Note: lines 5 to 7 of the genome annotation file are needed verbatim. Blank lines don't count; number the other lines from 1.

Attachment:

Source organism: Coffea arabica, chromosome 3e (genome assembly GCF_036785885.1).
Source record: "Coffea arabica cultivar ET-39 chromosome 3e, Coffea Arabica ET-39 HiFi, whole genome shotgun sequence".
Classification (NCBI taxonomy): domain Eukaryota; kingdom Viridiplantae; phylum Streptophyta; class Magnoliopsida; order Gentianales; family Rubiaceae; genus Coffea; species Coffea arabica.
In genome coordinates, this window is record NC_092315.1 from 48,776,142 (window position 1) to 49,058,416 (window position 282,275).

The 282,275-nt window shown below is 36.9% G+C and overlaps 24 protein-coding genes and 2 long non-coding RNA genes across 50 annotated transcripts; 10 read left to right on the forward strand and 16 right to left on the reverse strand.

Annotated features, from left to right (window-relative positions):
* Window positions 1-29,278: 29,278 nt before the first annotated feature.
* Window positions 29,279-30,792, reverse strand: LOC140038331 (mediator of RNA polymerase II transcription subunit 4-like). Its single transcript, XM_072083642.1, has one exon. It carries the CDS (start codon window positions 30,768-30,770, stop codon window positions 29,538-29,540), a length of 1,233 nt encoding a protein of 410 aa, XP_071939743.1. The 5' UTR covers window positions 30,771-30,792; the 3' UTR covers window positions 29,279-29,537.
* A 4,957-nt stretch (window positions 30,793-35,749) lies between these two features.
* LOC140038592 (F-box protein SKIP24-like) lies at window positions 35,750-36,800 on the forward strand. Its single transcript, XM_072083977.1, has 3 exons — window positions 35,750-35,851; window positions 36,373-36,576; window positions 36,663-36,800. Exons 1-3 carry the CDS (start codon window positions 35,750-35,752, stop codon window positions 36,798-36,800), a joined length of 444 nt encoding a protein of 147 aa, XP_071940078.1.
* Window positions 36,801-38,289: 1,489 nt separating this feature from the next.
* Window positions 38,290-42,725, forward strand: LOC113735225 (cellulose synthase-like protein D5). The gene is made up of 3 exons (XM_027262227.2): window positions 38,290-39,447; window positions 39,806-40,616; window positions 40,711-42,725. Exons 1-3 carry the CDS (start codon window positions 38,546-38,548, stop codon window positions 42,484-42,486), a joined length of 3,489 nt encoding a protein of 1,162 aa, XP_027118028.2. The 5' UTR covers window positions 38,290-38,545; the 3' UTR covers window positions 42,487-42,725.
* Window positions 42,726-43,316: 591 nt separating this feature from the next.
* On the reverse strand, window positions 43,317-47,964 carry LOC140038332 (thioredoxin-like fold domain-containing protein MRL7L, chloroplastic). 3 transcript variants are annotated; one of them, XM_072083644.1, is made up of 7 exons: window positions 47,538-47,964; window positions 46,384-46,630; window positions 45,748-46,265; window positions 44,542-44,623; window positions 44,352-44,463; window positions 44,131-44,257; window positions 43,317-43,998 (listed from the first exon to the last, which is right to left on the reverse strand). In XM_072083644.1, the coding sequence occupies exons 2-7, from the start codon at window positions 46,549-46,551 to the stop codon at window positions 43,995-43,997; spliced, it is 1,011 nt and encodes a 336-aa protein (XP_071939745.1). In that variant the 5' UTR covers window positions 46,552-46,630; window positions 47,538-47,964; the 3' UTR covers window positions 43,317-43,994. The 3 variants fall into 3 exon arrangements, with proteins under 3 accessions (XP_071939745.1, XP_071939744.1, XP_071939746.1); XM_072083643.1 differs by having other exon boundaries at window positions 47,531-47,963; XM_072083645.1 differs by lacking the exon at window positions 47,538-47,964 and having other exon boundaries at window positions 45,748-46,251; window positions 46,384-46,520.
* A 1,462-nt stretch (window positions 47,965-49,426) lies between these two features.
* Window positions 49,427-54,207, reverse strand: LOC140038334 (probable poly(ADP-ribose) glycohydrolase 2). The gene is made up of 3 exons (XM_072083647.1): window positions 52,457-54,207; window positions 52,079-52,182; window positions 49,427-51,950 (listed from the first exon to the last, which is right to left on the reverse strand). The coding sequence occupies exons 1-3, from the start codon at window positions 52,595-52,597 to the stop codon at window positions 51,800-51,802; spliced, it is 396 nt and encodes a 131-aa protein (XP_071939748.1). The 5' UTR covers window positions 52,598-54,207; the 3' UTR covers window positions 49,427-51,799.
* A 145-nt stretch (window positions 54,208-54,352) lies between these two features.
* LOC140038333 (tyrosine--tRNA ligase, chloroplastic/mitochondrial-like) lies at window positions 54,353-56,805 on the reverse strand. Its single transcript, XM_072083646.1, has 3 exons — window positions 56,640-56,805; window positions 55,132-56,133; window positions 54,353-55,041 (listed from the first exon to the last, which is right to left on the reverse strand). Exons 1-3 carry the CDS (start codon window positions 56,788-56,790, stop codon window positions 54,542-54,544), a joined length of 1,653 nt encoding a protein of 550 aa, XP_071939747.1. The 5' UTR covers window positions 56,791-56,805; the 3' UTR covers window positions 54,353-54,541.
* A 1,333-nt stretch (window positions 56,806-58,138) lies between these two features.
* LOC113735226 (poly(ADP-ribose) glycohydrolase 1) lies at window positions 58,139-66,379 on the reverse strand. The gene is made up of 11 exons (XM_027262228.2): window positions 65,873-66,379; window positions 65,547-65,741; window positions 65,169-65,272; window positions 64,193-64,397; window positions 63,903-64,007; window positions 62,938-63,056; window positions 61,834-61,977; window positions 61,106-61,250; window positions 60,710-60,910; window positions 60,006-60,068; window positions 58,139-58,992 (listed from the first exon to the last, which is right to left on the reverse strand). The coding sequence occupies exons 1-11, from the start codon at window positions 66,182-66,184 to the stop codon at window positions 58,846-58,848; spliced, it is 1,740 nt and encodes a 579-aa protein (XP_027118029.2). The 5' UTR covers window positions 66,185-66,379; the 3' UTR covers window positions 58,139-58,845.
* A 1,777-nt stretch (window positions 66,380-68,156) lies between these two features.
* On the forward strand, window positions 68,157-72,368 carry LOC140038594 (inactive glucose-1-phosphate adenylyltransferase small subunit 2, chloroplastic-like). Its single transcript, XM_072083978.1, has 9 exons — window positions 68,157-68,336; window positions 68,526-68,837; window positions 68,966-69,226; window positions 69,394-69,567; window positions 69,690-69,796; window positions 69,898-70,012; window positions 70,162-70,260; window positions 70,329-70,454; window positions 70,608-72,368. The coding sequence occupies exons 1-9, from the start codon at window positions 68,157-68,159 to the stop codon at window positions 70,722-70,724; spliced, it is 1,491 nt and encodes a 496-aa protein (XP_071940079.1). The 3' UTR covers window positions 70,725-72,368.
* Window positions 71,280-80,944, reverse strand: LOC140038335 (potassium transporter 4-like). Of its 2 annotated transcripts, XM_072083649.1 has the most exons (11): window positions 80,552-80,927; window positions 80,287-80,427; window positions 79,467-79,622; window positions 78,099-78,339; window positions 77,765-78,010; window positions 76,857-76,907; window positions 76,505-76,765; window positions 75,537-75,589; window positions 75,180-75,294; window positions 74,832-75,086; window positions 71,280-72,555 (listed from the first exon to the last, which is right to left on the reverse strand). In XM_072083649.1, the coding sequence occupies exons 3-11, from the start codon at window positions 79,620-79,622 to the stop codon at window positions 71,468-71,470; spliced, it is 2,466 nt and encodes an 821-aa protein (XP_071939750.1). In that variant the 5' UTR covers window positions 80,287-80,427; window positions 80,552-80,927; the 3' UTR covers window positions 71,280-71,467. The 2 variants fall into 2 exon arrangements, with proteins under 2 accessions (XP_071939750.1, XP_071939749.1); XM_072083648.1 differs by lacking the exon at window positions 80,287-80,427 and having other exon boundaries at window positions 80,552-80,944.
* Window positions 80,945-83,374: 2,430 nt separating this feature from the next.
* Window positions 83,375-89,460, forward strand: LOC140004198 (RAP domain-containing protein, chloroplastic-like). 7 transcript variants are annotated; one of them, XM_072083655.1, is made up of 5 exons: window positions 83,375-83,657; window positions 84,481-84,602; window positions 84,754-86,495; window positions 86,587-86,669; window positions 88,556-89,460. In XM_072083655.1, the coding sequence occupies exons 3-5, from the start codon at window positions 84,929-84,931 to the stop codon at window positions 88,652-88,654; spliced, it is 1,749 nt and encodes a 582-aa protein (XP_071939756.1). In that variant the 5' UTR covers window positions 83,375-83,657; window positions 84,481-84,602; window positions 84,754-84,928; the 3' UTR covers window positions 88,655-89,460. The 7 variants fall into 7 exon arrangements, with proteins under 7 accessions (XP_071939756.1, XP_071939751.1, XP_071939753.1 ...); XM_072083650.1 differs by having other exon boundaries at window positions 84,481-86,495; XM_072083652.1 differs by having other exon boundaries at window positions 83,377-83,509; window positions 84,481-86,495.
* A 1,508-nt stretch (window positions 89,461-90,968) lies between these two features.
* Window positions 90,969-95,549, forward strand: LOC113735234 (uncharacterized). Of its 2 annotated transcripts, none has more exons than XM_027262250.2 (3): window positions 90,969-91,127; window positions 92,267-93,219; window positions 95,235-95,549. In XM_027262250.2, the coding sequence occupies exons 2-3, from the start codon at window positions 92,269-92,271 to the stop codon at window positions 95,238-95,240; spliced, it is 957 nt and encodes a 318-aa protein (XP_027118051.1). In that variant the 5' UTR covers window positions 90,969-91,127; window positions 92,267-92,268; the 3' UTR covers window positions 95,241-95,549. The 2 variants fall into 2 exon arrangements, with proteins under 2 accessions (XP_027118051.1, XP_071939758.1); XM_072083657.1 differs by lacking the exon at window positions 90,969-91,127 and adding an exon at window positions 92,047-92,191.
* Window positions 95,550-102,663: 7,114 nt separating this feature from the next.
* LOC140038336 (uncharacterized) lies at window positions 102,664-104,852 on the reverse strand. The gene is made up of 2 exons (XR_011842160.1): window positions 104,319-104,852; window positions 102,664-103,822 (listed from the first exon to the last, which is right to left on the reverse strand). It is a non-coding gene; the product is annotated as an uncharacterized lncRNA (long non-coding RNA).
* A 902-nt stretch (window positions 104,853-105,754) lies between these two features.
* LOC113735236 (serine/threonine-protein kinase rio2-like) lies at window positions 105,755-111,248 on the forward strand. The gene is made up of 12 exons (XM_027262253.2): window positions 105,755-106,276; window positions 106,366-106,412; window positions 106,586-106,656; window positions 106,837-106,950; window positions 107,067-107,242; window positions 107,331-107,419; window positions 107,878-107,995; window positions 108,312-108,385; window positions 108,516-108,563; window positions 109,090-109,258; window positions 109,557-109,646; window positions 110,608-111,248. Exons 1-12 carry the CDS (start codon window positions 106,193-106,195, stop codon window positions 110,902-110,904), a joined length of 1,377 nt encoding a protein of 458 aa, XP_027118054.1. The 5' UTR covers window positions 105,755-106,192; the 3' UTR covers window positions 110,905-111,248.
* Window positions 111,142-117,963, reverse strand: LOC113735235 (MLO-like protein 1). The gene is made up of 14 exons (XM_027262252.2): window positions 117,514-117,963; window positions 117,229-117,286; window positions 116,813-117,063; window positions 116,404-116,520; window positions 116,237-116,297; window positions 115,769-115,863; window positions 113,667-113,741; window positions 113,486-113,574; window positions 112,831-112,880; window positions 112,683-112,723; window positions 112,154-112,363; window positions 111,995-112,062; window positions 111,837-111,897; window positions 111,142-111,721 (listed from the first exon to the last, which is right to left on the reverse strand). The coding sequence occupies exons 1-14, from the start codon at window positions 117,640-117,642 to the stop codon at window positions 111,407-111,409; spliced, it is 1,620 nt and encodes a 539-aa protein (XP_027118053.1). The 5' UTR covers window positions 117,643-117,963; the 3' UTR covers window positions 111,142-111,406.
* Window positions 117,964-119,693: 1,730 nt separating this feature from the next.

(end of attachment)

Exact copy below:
The 282,275-nt window shown below is 36.9% G+C and overlaps 24 protein-coding genes and 2 long non-coding RNA genes across 50 annotated transcripts; 10 read left to right on the forward strand and 16 right to left on the reverse strand.

Annotated features, from left to right (window-relative positions):
* Window positions 1-29,278: 29,278 nt before the first annotated feature.